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Haute Interview: 50 Eggs Restaurant Group CEO John Kunkel

John Kunkel_Headshot_850

Ahead of Tuesday’s opening of Swine Southern Table & Bar in Coral Gables, Haute Living caught up with 50 Eggs Restaurant group founder and CEO, John Kunkel. While Kunkel may not be a household name, his recent restaurants, Yardbird Southern Table & Bar, Khong River House and Lime, the cute, casual-Mex restaurant chain he sold to Ruby Tuesday in 2010 for $24 million, certainly are. Foodies are on the edge of their seats with anticipation at the opening of the Atlanta Georgia native’s latest restaurant, Swine Southern Table & Bar. They are expecting what they’ve come to love about 50 Eggs’ restaurants: delicious, well prepared food, chic, but unfussy interiors, correct pricing and excellent service.

What can I say? 50 Eggs restaurants are hot.

I don’t have the luxury of a “soft opening” anymore because the expectation of walking into [a 50 Eggs restaurant] has grown just that much more after Yardbird [and Khong’s] success.

 

That’s a lot of pressure.

Yes, but its great pressure for my whole team.  Because it’s really on. Right now we take an extra week or two for training and make sure that we have our act together before we open up.

 

Miami restaurants seem to always have issues with service.

Well everybody has an opening training crew.  You know, every hotel, everybody has their openers they bring in.  But they leave, and then it’s gone.

 

So what do you do differently?

We have a culture that kind of breeds excellence in the sense that you don’t survive on my wait staff team if you don’t know your menu. It’s a team.  And that’s a cultural thing in any business where you have people that know their job and love their job and they are giving 110%. I don’t care if you’re in law school or medical school, when you step through the doors I want everything you got, because we are not doing this for a hobby.  And everybody’s livelihood, 350 people, depends on our success.  Not to mention, the pride factor with me has to gone to about the hundredth degree.

 

It’s serious business.

Yes, it takes a full focus and effort from everybody, especially during the opening weeks and months. People expect to see me there, they want to see me there, so it’s important to be there during the peak periods and touch tables and say “Hello” to folks, and “Thanks for coming in.” So, right now, it’s definitely 12, 14, 16-hour days,  6-7 days a week, but that schedule fades off as I’m able to hand it off to our team and make sure that we are where we need to be. The quality of service and quality of food, consistency of the dining experience, all of that is so important. Everybody’s trying this out for the very first time, so they’re making up their mind within one or two times of being there.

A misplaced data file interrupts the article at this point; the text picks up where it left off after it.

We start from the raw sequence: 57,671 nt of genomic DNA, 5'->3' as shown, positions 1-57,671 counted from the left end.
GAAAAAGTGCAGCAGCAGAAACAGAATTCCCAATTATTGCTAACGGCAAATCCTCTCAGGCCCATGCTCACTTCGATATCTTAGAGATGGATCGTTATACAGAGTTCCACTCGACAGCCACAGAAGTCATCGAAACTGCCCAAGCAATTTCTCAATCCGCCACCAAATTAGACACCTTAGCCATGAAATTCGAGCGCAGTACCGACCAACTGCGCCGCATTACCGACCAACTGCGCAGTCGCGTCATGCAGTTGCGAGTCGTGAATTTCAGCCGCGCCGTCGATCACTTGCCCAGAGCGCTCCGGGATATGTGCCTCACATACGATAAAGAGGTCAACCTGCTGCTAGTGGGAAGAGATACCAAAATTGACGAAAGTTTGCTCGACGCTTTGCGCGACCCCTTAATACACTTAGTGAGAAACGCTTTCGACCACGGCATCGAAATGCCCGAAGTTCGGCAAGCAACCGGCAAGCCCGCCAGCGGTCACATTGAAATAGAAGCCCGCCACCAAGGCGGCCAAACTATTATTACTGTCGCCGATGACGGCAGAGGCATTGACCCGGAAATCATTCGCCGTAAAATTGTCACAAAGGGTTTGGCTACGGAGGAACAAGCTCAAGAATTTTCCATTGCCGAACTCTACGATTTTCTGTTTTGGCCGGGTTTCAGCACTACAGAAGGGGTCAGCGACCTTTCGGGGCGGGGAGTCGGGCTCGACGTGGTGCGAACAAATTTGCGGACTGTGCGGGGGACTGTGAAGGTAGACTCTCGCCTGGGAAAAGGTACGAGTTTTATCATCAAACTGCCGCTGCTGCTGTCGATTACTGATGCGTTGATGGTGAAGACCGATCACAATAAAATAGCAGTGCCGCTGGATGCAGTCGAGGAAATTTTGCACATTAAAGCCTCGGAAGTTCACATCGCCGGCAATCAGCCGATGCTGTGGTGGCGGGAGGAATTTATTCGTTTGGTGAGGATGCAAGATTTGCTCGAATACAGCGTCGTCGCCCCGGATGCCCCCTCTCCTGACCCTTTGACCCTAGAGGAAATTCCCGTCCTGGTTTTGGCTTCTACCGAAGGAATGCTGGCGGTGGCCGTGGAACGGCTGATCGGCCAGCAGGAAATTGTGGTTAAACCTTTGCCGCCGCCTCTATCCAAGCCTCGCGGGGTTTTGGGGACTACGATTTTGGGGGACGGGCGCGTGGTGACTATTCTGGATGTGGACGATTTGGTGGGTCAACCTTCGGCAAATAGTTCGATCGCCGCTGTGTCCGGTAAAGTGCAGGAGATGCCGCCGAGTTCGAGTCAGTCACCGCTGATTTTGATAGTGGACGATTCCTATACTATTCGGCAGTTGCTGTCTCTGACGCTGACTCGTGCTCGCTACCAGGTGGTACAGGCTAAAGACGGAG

Everyone always seems to have great experiences at your restaurants, but what if they don’t?

If somebody has a bad experience I don’t care if you they are Yelper or a blogger, or just a customer with no voice as far as being out there on social media, it kills me.  I mean, I hate to know that somebody’s had a bad experience and there was something we could have done about it.

 

You’re really passionate about it.

If you don’t have the need to serve others, to throw a great party and have everybody walking away going, “Wow that’s amazing I want to come back,” then you have to find something else to do. I didn’t come from another trade and then find success at this.  This is all I’ve done my whole life and I love doing it.  It is so much work, you have to love this business.  I wasn’t a real-estate attorney or a developer that decided,  “Hey, I’m going to get into the restaurant business.”

 

Is there a recipe for success?

Anybody who has been successful with restaurants in Miami or elsewhere, probably has some sort of level of detail or personal touch they bring to it.  For me, service was paramount.  As a customer in Miami, my wife and I go out to dinner on Lincoln Road and you want to pull your hair out because you can’t get basic service and your paying a price you wouldn’t expect to pay.  I’m sensitive of that.  We charge the lowest prices we can, not what we can get away with.

 

So I hear you are opening cool new offices on Biscayne.

We bought an old MiMo Hotel on 7350 Biscayne, right across from the Vagabond.  On upper floor is where the agency and the restaurant group are going to be held and on the bottom floor, something we call “test-kitchen”.  The Test Kitchen is going to be half community outreach and a partnership with James Beard, and Johnson & Whales, and Common Threads, a wonderful charity organization.  It’s going to be open for free to local chefs to come in and work with other chefs and have a little sense of community and get an opportunity to create, and it’s a very positive thing that hasn’t existed, and doesn’t really exist anywhere.  And then a couple nights a week we are talking about doing destination high-end, ticketed dinners with guest chefs traveling in.  And again, a lot of those are going to be for a specific charity, raising scholarship money for James Beard, or raising awareness for Common Thread, or our money.

 

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New York February / March 2014
New York February / March 2014